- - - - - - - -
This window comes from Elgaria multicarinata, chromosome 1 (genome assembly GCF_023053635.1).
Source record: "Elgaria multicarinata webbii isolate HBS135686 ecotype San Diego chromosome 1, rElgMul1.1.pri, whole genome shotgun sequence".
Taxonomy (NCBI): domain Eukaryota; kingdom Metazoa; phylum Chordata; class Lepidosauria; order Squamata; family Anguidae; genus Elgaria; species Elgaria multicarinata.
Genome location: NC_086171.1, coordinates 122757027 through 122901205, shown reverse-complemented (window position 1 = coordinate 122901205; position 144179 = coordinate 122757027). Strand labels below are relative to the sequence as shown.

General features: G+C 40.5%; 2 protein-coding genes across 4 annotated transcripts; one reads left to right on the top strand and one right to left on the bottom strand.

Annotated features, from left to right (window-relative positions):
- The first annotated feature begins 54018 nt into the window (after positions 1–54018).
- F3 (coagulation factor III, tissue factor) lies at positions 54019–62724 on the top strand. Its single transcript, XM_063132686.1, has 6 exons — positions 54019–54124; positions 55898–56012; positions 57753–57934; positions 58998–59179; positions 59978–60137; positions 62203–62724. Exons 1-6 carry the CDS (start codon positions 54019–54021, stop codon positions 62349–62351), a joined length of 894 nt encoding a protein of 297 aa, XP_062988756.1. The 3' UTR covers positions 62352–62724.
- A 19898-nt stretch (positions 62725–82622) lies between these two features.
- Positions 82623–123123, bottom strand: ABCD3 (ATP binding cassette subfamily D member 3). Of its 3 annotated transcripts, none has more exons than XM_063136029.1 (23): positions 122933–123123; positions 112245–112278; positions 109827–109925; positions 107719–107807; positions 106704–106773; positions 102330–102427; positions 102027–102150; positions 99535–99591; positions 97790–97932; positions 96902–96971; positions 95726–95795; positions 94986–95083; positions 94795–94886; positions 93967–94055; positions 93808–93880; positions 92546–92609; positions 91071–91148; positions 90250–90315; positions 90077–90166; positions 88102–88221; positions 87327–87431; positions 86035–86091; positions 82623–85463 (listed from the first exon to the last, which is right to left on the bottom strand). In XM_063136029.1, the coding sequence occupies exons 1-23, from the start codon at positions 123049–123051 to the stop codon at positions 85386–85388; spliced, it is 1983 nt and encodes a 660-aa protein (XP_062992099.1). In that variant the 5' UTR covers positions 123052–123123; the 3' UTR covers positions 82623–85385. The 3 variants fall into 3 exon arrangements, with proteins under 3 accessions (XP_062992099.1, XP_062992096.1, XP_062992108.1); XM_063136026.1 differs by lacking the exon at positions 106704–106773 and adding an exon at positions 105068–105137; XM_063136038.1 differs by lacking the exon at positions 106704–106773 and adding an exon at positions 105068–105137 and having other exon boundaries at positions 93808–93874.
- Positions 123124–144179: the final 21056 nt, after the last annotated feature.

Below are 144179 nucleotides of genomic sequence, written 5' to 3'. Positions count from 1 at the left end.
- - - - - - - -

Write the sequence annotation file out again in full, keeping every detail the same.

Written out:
This window comes from Elgaria multicarinata, chromosome 1 (genome assembly GCF_023053635.1).
Source record: "Elgaria multicarinata webbii isolate HBS135686 ecotype San Diego chromosome 1, rElgMul1.1.pri, whole genome shotgun sequence".
Taxonomy (NCBI): domain Eukaryota; kingdom Metazoa; phylum Chordata; class Lepidosauria; order Squamata; family Anguidae; genus Elgaria; species Elgaria multicarinata.
Genome location: NC_086171.1, coordinates 122757027 through 122901205, shown reverse-complemented (window position 1 = coordinate 122901205; position 144179 = coordinate 122757027). Strand labels below are relative to the sequence as shown.

General features: G+C 40.5%; 2 protein-coding genes across 4 annotated transcripts; one reads left to right on the top strand and one right to left on the bottom strand.

Annotated features, from left to right (window-relative positions):
- The first annotated feature begins 54018 nt into the window (after positions 1–54018).
- F3 (coagulation factor III, tissue factor) lies at positions 54019–62724 on the top strand. Its single transcript, XM_063132686.1, has 6 exons — positions 54019–54124; positions 55898–56012; positions 57753–57934; positions 58998–59179; positions 59978–60137; positions 62203–62724. Exons 1-6 carry the CDS (start codon positions 54019–54021, stop codon positions 62349–62351), a joined length of 894 nt encoding a protein of 297 aa, XP_062988756.1. The 3' UTR covers positions 62352–62724.
- A 19898-nt stretch (positions 62725–82622) lies between these two features.
- Positions 82623–123123, bottom strand: ABCD3 (ATP binding cassette subfamily D member 3). Of its 3 annotated transcripts, none has more exons than XM_063136029.1 (23): positions 122933–123123; positions 112245–112278; positions 109827–109925; positions 107719–107807; positions 106704–106773; positions 102330–102427; positions 102027–102150; positions 99535–99591; positions 97790–97932; positions 96902–96971; positions 95726–95795; positions 94986–95083; positions 94795–94886; positions 93967–94055; positions 93808–93880; positions 92546–92609; positions 91071–91148; positions 90250–90315; positions 90077–90166; positions 88102–88221; positions 87327–87431; positions 86035–86091; positions 82623–85463 (listed from the first exon to the last, which is right to left on the bottom strand). In XM_063136029.1, the coding sequence occupies exons 1-23, from the start codon at positions 123049–123051 to the stop codon at positions 85386–85388; spliced, it is 1983 nt and encodes a 660-aa protein (XP_062992099.1). In that variant the 5' UTR covers positions 123052–123123; the 3' UTR covers positions 82623–85385. The 3 variants fall into 3 exon arrangements, with proteins under 3 accessions (XP_062992099.1, XP_062992096.1, XP_062992108.1); XM_063136026.1 differs by lacking the exon at positions 106704–106773 and adding an exon at positions 105068–105137; XM_063136038.1 differs by lacking the exon at positions 106704–106773 and adding an exon at positions 105068–105137 and having other exon boundaries at positions 93808–93874.
- Positions 123124–144179: the final 21056 nt, after the last annotated feature.

Below are 144179 nucleotides of genomic sequence, written 5' to 3'. Positions count from 1 at the left end.